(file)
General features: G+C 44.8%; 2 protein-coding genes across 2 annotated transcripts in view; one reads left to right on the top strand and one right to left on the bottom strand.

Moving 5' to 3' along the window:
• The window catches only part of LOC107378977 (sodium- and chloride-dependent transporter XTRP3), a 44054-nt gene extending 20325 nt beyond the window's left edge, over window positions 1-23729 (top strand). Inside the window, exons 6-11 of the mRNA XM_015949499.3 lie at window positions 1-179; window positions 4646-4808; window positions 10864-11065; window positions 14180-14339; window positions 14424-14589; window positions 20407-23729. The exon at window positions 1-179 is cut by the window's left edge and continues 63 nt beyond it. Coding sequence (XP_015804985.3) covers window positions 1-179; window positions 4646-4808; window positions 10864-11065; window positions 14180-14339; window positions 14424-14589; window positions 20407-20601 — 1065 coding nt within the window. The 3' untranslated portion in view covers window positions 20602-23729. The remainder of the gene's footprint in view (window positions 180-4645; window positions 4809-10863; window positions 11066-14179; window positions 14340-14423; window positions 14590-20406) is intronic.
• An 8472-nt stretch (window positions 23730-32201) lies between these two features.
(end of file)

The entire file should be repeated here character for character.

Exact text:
General features: G+C 44.8%; 2 protein-coding genes across 2 annotated transcripts in view; one reads left to right on the top strand and one right to left on the bottom strand.

Moving 5' to 3' along the window:
• The window catches only part of LOC107378977 (sodium- and chloride-dependent transporter XTRP3), a 44054-nt gene extending 20325 nt beyond the window's left edge, over window positions 1-23729 (top strand). Inside the window, exons 6-11 of the mRNA XM_015949499.3 lie at window positions 1-179; window positions 4646-4808; window positions 10864-11065; window positions 14180-14339; window positions 14424-14589; window positions 20407-23729. The exon at window positions 1-179 is cut by the window's left edge and continues 63 nt beyond it. Coding sequence (XP_015804985.3) covers window positions 1-179; window positions 4646-4808; window positions 10864-11065; window positions 14180-14339; window positions 14424-14589; window positions 20407-20601 — 1065 coding nt within the window. The 3' untranslated portion in view covers window positions 20602-23729. The remainder of the gene's footprint in view (window positions 180-4645; window positions 4809-10863; window positions 11066-14179; window positions 14340-14423; window positions 14590-20406) is intronic.
• An 8472-nt stretch (window positions 23730-32201) lies between these two features.